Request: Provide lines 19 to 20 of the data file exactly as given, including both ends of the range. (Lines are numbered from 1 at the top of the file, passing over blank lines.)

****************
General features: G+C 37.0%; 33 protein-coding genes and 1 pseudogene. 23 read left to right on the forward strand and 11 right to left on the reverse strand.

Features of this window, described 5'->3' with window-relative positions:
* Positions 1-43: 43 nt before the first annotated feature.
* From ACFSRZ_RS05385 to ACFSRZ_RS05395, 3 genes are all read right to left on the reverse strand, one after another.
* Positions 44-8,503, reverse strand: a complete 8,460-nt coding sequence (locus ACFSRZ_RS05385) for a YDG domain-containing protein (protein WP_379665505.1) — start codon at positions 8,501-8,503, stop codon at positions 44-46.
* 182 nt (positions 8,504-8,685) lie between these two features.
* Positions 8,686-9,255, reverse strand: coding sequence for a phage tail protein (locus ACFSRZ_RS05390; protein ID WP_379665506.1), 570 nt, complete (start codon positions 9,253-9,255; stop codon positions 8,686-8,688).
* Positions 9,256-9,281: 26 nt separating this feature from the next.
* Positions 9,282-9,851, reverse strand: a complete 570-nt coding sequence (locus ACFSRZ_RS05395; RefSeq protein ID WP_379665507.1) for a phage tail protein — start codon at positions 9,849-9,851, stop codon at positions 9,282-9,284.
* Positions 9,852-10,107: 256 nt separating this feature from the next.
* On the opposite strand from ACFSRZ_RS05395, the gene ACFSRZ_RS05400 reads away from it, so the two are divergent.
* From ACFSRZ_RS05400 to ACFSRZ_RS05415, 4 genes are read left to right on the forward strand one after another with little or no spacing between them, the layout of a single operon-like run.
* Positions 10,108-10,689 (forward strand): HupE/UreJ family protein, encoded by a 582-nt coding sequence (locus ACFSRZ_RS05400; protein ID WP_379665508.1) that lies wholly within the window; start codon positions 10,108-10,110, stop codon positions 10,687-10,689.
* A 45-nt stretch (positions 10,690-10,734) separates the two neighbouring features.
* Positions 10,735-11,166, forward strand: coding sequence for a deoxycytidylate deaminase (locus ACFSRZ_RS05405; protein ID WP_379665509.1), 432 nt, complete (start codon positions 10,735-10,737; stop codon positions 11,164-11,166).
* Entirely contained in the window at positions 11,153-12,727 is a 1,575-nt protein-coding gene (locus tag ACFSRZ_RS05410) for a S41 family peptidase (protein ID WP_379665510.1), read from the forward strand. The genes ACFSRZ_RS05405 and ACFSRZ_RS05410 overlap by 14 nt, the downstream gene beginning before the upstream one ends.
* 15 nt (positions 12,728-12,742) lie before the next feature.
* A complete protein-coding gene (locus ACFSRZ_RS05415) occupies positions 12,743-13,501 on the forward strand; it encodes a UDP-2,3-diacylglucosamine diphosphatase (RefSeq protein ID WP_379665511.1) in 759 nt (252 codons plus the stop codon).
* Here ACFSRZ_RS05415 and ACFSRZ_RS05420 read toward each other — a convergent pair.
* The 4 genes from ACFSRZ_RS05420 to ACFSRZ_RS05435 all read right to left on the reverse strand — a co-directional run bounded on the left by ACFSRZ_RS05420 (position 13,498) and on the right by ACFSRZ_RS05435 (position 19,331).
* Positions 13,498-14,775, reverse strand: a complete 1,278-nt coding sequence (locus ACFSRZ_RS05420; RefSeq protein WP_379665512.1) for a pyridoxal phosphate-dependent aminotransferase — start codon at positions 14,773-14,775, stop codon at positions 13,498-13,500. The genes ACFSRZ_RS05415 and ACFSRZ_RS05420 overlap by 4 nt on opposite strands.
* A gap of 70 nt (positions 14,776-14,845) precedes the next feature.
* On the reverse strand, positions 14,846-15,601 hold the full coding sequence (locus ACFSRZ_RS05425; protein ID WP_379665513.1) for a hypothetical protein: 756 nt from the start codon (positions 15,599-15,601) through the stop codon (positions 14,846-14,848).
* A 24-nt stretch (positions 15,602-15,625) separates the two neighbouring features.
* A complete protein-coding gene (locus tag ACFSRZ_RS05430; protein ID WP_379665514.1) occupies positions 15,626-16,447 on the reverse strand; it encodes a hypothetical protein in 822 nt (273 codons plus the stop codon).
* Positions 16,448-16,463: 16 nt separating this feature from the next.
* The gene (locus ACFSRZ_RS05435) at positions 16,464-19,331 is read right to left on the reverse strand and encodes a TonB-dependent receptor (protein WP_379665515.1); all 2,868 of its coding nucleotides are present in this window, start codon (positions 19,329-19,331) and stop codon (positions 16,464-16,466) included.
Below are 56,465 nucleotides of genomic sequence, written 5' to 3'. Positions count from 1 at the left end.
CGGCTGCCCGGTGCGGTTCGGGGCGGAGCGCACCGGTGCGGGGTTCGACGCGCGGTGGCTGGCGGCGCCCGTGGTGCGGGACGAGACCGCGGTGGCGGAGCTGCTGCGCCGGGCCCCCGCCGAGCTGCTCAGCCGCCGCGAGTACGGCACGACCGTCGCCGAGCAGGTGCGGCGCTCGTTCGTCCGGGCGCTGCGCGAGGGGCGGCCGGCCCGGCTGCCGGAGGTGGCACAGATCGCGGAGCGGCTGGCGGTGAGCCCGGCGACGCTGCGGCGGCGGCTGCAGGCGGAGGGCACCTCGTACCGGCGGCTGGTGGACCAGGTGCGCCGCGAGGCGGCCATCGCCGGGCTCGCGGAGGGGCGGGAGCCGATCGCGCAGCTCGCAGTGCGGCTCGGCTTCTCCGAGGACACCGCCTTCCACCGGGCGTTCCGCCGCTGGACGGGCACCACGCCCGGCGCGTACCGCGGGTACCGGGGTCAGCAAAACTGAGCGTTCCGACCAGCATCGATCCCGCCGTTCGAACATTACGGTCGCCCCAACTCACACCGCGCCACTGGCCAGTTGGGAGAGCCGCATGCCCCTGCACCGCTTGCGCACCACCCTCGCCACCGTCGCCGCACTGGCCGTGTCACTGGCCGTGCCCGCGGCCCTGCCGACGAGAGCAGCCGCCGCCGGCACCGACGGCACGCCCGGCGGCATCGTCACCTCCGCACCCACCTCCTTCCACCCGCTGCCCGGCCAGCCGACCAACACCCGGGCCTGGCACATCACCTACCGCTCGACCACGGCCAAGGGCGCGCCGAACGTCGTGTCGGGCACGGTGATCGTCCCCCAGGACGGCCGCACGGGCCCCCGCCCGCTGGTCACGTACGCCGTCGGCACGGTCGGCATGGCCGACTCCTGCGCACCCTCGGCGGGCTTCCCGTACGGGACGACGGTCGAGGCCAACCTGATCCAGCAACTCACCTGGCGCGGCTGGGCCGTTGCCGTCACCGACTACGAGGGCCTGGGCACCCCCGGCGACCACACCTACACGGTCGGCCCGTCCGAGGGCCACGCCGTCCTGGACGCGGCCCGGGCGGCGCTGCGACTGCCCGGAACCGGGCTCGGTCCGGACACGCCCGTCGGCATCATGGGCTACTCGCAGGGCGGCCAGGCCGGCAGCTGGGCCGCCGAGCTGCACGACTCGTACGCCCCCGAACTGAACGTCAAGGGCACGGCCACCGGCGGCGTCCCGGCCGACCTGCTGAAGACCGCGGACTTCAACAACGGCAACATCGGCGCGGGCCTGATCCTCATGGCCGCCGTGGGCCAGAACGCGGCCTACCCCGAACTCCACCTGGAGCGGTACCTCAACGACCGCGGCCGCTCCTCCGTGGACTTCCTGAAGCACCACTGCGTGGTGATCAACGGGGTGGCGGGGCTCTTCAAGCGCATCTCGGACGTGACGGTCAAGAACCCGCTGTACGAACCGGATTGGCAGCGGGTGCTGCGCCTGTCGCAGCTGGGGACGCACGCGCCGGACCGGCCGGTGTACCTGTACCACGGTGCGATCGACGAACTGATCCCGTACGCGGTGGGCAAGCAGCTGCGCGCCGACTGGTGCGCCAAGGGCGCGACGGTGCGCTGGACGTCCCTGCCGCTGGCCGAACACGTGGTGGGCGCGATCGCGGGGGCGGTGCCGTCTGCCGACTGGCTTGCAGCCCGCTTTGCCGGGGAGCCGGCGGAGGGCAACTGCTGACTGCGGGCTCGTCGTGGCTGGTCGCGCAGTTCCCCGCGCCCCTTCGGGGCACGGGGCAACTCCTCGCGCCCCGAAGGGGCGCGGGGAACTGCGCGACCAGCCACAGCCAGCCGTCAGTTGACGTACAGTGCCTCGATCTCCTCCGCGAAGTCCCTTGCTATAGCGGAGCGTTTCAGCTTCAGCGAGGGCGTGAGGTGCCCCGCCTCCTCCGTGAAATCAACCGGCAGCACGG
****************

* Here ACFSRZ_RS05415 and ACFSRZ_RS05420 read toward each other — a convergent pair.
* The 4 genes from ACFSRZ_RS05420 to ACFSRZ_RS05435 all read right to left on the reverse strand — a co-directional run bounded on the left by ACFSRZ_RS05420 (position 13,498) and on the right by ACFSRZ_RS05435 (position 19,331).